Chemistry - Feuls From Oils

These cards are for AQA GCSE revision and in them have five sub-sub topics which are:

1. Alkanes     2. Separating Creud Oil     3. Burning Feuls     4.Problem Fuels     5. Better Feuls

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Alaknes - Crude Oil, Hydrocarbons and Alkanes

Crude oil is a fossil fuel. They are formed from ancient single celled plantsand animals that live in the sea that were buried in sediments when they died. The remains were compressed and heated with chemical reactions taking place converting into the oil that we use.

Crude oil is a compound made up of mostly hydrocarbons. The hydrogens join with the carbon atoms that are joined together in chains. These are mostly alkanes. 

The alkane names are decided on the amount of carbons. One carbon means that it is called methane, two carbons means that it is ethane and three carbons mean that it is called propane.

The general formula for an alkane is CnH2n+2.

The atoms in a hydrocarbon are covalently bonded and are saturated meaning that they are made up of only single bonds.

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Separating Crude Oil - Separtating Mixtures and Fr

A mixture consists of two or more elements or compounds but not chemically combined, therefore the subsatnces can be separated through physical methods such as filtration and distillation.

Fractional distilation is used mainly to separate a liquid from a liquid. It boils the mixture until the liquid with the lower boiling point evapourates where the vapour will condense leaving the rest of the mixtures.

Fractional distillation can be used to separate hydrocarbons from crude oil however, the boiling pint of the hydrocarbon depends on the size and the size decides many other things.

The bigger the size the less the volatility and flamability and the greater the boiling point and the viscosity.

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Separating Crued Oil - Oil Fractionation and Uses

Oils are separted to their different boiling points in a fractionating column.

Vapours are sent up the column, the lowest part of the column is the hottest and when it is cool enough for the vapour to condense.

The hydrocarbon will then flow out of the column. This is a continuous process.

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Burning Fuels

Coal is made up of mostly carbon. Complete combustion occours when it is burnt with a large supply of air. If there is complete comustion the the product formed is carbon dioxide however if there is incomplete combustion then carbon monoxide or carbon is formed. Carbon monoxide is a toxic gas and causes headaches, sickness, fainting and even death.

Natural gases are mostly methane and some other alkanes. When methane is burned with the presence of oxygen carbon dioxide and water is formed. The incomplete combustion of methane also causes the production of caron monoxide and carbon.

When crude oil is burned it is mainly for petrol. In petrol there is octane and when burned it forms the same products as natural gases. When crued oil is burned particulates form, also known as soot, high levels of particulates in the air can often lead to death, asthma, brnchitis and other respiratory diseases.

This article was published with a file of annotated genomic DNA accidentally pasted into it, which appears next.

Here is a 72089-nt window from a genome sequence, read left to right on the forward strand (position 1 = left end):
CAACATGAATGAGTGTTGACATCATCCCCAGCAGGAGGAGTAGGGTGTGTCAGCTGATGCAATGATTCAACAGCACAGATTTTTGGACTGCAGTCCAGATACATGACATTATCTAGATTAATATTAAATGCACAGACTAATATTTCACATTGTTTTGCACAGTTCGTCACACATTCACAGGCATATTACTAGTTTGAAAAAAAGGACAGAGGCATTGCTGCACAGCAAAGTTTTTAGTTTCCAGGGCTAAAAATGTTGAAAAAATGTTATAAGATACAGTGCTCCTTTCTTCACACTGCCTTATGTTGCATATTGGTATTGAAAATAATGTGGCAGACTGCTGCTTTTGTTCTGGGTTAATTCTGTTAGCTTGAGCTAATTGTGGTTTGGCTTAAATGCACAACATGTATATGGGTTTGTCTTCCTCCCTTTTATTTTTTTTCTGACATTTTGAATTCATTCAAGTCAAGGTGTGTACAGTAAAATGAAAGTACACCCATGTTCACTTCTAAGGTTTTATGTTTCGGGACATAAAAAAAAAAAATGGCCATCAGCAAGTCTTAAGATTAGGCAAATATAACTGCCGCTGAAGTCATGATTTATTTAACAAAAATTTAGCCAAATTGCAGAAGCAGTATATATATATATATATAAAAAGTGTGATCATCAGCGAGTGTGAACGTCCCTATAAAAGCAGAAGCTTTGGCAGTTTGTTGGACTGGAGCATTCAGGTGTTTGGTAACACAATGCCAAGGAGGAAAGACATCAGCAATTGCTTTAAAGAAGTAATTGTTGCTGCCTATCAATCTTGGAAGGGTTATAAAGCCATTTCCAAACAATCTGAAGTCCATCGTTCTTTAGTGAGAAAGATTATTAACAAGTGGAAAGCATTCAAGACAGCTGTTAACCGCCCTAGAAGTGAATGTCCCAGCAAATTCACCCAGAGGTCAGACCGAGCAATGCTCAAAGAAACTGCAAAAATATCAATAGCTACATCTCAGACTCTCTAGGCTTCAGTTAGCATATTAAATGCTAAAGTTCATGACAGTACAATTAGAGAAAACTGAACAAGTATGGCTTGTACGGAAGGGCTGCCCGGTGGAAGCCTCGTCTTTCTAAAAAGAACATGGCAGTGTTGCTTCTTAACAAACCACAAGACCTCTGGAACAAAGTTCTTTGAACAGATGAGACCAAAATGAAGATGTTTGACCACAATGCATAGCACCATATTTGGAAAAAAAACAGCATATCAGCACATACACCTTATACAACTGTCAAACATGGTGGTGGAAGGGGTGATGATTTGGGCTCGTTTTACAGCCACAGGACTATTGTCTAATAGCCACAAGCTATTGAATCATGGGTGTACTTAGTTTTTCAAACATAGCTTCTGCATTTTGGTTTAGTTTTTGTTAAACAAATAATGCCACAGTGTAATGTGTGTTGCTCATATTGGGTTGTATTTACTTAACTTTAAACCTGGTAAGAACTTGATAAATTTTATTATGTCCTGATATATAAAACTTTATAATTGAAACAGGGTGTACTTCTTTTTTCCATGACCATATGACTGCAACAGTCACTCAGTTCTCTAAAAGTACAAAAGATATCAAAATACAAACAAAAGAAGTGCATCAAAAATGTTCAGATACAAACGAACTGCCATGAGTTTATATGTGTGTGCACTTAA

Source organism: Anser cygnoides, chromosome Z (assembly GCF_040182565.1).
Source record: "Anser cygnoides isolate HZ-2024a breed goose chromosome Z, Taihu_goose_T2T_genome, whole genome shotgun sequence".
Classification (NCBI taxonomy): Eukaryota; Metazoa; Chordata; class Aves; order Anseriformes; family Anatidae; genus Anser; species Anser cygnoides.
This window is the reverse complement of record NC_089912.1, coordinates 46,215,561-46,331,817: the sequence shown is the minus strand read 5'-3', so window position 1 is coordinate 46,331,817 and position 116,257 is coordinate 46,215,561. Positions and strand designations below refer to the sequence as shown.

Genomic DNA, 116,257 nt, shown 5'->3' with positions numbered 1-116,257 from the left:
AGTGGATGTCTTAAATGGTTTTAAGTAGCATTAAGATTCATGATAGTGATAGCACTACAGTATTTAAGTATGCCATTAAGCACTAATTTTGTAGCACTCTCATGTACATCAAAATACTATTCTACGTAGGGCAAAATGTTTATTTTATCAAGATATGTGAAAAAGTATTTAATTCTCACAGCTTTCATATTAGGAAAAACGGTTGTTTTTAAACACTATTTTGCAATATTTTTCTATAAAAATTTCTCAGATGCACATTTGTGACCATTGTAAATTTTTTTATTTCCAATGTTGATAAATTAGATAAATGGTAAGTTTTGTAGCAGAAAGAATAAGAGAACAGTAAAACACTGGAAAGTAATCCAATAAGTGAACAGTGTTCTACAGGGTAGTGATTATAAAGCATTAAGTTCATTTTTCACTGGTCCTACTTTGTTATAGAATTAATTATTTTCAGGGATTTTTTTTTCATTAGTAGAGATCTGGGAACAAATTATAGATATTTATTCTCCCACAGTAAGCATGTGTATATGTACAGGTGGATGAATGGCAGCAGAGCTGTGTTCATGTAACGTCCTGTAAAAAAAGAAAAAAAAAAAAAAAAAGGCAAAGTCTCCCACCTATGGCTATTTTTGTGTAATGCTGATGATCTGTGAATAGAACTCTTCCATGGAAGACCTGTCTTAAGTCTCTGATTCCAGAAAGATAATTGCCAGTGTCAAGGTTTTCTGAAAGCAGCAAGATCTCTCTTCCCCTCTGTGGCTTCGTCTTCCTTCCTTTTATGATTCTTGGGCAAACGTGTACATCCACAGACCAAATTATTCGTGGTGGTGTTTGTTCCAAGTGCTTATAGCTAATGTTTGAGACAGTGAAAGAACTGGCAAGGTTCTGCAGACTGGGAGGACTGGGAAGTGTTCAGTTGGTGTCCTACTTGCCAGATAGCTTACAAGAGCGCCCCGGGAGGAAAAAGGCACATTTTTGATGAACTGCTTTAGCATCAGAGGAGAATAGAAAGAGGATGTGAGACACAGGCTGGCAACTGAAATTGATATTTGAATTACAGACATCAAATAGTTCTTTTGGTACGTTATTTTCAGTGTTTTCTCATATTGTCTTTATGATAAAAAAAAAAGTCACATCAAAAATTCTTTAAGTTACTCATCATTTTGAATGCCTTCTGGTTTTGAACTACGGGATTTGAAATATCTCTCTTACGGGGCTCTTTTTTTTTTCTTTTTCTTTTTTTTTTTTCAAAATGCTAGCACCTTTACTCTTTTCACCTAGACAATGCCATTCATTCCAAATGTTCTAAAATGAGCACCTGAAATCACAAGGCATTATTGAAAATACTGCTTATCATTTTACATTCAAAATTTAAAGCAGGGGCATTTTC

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Problem Fuels

Infrared radiation the reaches the Earth's surface from the sun it stopped from escpaing the atmosphere by greenhouse gases like carbon dioxide.

Carbon dioxide is let of when hydrocarbons burn. There has been an increase of carbon dioxide by 22% and this increase leads to enhancing the greenhouse effect and causes global warming.

When solid particles are released from the burning of fuels then global dimming occours which makes clouds more reflective than normal clouds by water droplets condensing.

When sulphur dioxide burns, sulphuric acid is produced that evapourate but when they condense they cause acid rain which damages buildings and rocks. If reacted with calcium carbonate the products formed are calcium hydroxide and calcium sulphat which are a lot less harmless.

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Better Fuels

Since oil is a non-renwable resource we are slowly running out of it.

Ethanol is a substance found in alchohol and antiseptic liquids and can be made through fermentation. Fermentation is a renewable process.  5% of ethanol in petrol tankers. The complete combustion of ehtanol forms carbon dioxide and water vapour.

A proportion of this carbon dioxide can be made up through the sugar cane grown for fermentation.

Hydrogen can be made through the electrolysis of water which can be used as a renwable feul. When hydrogen is burnt only water vapour is produced so does not cause any pollution. This also produces electricity so can power electric motors.

However, hydrogen is very explosive and is bulky and difficult to store as a gas so it is usually stored as a liquid at high pressure and low temperature.

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